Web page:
Swiss China deportation deal ‘not secret’ 

Switzerland and China maintain good relations, notably in the economic sphere. Keystone / Alessandro Della Bella

A 2015 Swiss deal with Chinese agents is not a secret document and is no longer in force, according to the Swiss authorities. 

This content was published on December 11, 2020 - 12:41

The deal allows officials from Beijing to enter Switzerland and question Chinese citizens residing here illegally.  

Responding to what it called “numerous misleading statements”, the Swiss State Secretariat for Migration (SEM) said on ThursdayExternal link that the agreement was listed in the foreign ministry’s collection of international agreements and “can be obtained on request at any time. It is in no way a secret document”. SEM says the agreement expired on December 7 this year and that “as there is no particular urgency to renew the agreement, no such talks have taken place to date”. 

“Since being signed at Switzerland’s behest in December 2015, it has only been applied on one occasion, when two Chinese officials stayed in Switzerland for several days to interview a total of 13 people,” the press release stresses.  

It reiterates that those interviewed “are individuals who do not face persecution on return to their country of origin”, such as Tibetans and Uighurs. “Persons who can credibly demonstrate that they are subject to political persecution are granted protection by Switzerland”.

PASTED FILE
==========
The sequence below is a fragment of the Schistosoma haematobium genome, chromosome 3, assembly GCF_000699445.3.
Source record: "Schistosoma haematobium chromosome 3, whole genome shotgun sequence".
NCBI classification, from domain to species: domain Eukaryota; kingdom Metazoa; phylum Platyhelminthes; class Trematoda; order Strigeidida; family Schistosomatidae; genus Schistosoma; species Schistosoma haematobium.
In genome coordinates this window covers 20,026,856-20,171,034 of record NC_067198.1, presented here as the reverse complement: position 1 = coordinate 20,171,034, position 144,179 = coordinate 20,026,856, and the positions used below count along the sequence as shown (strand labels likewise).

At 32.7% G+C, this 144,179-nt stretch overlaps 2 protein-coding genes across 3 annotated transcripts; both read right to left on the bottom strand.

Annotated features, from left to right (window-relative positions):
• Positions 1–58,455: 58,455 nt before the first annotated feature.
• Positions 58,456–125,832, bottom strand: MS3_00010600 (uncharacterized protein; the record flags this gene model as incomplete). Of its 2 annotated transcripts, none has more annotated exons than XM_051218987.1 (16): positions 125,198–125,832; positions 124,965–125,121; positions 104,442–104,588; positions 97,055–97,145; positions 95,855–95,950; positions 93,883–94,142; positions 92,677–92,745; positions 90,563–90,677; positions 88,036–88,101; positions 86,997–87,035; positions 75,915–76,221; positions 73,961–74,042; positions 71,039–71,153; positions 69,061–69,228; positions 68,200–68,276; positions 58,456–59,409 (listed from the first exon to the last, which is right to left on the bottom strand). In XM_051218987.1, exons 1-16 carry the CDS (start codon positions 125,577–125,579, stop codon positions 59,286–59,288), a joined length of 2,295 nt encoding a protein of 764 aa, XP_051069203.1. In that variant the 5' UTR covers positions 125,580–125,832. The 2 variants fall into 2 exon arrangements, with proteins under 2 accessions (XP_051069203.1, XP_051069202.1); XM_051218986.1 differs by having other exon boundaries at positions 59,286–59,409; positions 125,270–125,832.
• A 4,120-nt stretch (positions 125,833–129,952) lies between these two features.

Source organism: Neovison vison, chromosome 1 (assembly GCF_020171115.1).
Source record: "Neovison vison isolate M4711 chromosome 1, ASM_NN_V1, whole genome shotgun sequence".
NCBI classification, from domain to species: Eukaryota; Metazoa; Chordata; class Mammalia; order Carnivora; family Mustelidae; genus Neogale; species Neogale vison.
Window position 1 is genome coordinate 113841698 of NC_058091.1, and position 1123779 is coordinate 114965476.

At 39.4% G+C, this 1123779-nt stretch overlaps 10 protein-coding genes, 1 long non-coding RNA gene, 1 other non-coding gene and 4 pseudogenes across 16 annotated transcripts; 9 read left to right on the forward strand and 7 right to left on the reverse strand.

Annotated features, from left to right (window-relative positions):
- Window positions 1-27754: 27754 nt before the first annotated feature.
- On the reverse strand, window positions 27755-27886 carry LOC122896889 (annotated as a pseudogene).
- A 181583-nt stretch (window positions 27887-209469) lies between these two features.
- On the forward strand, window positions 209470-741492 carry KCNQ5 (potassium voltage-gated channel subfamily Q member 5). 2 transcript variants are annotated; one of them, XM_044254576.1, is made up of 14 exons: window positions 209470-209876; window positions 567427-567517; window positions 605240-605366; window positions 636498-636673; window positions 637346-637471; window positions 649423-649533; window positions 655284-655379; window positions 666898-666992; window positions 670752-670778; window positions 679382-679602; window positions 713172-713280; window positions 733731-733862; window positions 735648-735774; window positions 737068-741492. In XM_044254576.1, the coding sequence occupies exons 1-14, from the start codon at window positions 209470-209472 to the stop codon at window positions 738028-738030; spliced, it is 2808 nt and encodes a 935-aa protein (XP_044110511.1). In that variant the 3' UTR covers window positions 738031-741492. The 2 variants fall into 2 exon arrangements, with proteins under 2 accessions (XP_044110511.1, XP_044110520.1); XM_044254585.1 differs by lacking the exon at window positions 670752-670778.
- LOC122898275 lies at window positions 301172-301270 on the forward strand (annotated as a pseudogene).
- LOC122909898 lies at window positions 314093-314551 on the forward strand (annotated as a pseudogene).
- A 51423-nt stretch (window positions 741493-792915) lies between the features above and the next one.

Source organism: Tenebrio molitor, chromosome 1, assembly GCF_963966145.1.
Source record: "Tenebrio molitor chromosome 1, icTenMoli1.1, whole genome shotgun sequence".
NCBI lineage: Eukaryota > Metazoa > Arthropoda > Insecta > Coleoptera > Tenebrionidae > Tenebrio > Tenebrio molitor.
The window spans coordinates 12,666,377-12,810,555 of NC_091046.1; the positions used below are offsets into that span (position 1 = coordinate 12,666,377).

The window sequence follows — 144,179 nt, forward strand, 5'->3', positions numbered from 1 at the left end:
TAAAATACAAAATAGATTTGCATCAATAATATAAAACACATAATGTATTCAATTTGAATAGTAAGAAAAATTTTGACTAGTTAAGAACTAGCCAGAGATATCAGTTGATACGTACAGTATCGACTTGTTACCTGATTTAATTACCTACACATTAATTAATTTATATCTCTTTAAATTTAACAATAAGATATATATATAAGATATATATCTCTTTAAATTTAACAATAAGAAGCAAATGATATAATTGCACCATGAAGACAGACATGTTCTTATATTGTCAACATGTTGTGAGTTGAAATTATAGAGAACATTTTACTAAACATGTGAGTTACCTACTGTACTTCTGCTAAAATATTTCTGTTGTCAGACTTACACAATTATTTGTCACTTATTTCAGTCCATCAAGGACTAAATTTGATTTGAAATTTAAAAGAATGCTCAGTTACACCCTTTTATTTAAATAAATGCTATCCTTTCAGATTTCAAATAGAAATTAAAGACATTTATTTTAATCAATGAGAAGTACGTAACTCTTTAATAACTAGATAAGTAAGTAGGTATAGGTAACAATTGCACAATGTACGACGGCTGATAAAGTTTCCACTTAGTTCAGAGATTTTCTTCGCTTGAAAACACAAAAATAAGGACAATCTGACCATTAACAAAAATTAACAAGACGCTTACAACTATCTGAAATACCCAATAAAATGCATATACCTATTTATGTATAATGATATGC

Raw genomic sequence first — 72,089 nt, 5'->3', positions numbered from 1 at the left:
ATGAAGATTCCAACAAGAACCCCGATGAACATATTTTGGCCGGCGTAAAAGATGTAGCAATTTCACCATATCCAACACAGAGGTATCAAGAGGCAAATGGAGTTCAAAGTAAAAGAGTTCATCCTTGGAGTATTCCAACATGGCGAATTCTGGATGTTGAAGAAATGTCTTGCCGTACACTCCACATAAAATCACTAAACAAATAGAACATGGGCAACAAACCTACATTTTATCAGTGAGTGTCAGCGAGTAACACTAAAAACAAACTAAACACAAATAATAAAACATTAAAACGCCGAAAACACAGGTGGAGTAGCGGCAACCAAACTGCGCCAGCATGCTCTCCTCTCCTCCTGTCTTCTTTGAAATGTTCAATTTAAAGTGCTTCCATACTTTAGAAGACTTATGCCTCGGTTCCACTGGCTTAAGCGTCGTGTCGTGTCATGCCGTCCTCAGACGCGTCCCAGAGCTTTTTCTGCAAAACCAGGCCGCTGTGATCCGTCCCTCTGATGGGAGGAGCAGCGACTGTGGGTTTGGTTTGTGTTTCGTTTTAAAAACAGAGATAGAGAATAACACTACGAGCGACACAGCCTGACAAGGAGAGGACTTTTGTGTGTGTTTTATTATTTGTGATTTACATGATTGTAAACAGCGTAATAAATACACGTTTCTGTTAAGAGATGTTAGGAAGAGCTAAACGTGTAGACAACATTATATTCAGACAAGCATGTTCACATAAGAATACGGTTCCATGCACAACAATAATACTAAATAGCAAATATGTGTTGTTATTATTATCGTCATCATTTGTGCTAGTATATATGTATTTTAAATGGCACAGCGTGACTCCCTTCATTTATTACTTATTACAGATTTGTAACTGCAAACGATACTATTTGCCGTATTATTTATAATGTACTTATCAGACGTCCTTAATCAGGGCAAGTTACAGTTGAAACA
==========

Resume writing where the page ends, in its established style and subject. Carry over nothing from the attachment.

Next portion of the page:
‘60 or so’ other agreements 

SEM stresses that such agreements “have been conducted for many years in Switzerland and in other European countries” and that Switzerland has such deals with countries other than China. 

“Like the other 60 or so agreements concluded by Switzerland in this area, the agreement is in line with the legal mandate which requires SEM, together with the cantons, to ensure that people who have to leave Switzerland can actually be removed. Without identification by the staff of the Chinese authorities, the removal cannot be carried out,” says the press release. 

The NZZ am Sonntag newspaper reported in August that talks with the Chinese were ongoing to renew the agreement, which was never officially published. On December 9, Britain’s Guardian newspaper ran an articleExternal link suggesting that the deal was not only secret but “gave Chinese spies free rein in Switzerland”. 

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